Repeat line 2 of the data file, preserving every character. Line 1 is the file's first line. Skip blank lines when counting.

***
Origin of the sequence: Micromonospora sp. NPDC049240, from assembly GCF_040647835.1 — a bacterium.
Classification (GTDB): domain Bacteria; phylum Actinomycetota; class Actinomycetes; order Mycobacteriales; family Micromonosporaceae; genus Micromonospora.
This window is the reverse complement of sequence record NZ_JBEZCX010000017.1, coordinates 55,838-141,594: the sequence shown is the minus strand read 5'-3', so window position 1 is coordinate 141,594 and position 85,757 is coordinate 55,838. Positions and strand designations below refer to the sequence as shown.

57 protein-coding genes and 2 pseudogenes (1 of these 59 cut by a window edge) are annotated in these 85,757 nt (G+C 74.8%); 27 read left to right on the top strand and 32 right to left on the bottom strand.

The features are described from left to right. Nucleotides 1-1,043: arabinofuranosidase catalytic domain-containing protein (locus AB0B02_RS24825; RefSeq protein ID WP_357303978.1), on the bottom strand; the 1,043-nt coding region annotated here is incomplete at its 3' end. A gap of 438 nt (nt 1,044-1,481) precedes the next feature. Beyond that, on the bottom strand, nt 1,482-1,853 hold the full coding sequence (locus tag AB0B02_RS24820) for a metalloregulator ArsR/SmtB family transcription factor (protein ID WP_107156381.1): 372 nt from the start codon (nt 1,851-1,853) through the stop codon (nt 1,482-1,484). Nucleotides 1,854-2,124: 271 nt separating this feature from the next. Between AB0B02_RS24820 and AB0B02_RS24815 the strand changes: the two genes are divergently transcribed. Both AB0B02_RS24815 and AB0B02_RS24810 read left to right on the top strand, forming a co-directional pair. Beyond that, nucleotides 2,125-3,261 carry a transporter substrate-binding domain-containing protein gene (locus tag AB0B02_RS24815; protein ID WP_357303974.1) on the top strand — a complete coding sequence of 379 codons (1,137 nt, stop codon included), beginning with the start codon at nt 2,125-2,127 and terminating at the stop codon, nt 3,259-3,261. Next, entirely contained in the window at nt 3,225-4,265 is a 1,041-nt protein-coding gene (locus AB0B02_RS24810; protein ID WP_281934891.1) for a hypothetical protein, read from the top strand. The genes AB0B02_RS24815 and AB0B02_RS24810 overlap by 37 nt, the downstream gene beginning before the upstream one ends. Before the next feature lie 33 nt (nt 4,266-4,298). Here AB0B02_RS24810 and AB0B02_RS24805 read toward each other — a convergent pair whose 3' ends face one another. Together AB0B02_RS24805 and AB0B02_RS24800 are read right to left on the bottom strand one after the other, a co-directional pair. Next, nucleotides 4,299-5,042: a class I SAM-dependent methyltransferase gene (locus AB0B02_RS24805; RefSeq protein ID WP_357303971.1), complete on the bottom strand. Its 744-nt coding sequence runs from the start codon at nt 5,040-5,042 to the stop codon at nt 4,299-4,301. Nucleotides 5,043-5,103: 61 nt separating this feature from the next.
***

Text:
Classification (GTDB): domain Bacteria; phylum Actinomycetota; class Actinomycetes; order Mycobacteriales; family Micromonosporaceae; genus Micromonospora.